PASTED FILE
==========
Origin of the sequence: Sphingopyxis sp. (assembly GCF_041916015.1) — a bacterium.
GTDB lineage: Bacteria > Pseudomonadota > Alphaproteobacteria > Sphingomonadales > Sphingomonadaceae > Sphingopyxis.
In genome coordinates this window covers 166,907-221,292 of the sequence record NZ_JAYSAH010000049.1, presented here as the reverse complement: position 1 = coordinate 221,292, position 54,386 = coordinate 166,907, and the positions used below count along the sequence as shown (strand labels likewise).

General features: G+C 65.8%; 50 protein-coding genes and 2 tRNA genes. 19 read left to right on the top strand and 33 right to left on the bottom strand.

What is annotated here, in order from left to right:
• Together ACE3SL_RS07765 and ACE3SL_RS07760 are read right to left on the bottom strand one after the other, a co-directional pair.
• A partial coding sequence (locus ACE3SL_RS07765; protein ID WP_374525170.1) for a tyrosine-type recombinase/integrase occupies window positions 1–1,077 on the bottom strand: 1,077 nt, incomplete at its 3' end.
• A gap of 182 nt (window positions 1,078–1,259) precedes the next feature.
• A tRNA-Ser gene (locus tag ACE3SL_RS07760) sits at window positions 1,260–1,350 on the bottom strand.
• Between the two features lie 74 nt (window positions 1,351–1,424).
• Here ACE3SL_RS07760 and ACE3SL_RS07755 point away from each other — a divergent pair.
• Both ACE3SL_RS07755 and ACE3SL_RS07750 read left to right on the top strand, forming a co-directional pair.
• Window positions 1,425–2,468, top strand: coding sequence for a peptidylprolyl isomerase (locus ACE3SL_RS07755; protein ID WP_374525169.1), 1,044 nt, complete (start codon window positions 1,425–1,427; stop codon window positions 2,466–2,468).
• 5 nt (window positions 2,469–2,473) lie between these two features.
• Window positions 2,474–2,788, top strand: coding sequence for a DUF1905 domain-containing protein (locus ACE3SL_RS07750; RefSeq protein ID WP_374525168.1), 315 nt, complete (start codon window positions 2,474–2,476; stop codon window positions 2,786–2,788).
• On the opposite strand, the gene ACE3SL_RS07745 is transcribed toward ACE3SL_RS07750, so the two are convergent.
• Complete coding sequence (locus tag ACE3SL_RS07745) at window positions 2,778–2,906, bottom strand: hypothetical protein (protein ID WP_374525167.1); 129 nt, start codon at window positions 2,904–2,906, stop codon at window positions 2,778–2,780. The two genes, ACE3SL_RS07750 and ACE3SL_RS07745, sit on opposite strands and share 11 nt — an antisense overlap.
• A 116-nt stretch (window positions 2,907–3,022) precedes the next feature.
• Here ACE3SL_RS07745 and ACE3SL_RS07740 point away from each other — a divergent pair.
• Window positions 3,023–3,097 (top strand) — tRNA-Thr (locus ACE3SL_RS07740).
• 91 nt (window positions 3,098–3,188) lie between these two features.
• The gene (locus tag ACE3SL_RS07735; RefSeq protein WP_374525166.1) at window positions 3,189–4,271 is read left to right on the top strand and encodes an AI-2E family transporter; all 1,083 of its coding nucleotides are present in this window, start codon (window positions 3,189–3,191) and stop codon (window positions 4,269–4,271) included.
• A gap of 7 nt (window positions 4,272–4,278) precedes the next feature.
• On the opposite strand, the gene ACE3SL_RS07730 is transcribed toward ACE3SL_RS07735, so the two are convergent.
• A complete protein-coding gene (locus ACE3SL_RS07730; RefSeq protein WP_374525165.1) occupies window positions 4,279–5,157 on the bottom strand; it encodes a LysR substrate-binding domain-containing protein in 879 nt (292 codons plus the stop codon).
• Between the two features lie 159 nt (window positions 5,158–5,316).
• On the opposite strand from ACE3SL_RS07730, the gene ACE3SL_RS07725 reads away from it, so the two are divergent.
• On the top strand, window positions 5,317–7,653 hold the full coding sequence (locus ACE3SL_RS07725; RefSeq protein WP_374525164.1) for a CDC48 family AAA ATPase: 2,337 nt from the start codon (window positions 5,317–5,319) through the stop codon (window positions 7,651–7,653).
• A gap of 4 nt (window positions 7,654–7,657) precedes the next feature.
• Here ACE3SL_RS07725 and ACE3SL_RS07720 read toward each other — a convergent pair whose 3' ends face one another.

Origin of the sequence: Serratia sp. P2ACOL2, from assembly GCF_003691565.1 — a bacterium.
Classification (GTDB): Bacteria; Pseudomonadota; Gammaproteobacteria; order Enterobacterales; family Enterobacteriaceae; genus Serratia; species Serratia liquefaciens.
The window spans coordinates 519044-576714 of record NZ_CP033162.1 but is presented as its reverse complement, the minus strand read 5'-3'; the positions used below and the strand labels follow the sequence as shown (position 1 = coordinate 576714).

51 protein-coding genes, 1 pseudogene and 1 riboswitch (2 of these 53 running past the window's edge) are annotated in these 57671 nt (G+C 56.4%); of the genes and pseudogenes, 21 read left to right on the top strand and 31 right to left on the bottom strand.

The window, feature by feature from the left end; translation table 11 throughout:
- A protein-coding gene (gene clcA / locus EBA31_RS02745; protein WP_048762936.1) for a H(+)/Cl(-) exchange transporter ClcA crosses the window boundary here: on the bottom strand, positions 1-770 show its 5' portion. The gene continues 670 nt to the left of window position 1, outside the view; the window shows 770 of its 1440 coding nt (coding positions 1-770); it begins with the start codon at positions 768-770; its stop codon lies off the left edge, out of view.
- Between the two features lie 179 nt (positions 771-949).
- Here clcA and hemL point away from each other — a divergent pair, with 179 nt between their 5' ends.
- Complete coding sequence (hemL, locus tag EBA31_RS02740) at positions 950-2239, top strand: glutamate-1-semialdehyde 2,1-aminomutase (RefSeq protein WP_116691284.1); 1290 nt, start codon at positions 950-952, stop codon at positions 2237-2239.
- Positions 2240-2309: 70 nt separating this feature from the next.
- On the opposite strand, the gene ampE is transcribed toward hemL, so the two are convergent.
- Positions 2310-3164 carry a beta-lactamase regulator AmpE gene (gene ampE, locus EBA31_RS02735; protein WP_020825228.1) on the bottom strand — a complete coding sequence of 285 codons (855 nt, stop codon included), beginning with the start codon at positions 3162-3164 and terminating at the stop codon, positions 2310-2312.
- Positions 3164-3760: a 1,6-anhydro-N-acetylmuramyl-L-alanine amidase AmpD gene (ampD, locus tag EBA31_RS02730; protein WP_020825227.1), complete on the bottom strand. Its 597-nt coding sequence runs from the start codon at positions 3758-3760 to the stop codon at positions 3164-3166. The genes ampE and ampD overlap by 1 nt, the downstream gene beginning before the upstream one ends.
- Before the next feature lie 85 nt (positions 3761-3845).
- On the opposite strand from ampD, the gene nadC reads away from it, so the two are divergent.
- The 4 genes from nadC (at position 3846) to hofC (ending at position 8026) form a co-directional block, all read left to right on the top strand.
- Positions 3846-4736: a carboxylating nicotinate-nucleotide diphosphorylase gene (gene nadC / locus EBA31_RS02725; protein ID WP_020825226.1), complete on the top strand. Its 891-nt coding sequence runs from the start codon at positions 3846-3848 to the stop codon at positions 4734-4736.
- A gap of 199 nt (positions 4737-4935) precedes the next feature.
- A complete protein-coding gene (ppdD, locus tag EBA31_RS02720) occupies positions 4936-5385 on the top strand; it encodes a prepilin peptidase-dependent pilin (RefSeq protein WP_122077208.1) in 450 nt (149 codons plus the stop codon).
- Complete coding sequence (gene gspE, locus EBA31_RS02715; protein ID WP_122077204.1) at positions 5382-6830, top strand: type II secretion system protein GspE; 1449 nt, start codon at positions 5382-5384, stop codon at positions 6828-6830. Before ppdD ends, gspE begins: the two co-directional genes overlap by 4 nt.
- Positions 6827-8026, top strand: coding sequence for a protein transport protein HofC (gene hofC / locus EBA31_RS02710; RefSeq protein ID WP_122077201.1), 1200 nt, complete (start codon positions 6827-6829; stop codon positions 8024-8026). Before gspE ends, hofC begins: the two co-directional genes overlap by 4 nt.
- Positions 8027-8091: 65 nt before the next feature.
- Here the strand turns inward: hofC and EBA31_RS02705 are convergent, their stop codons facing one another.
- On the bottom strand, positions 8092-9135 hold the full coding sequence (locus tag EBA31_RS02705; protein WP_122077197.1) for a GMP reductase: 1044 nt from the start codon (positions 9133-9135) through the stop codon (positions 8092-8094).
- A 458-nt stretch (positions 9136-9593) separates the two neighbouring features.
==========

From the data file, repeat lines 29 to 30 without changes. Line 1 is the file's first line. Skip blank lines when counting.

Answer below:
• A gap of 4 nt (window positions 7,654–7,657) precedes the next feature.
• Here ACE3SL_RS07725 and ACE3SL_RS07720 read toward each other — a convergent pair whose 3' ends face one another.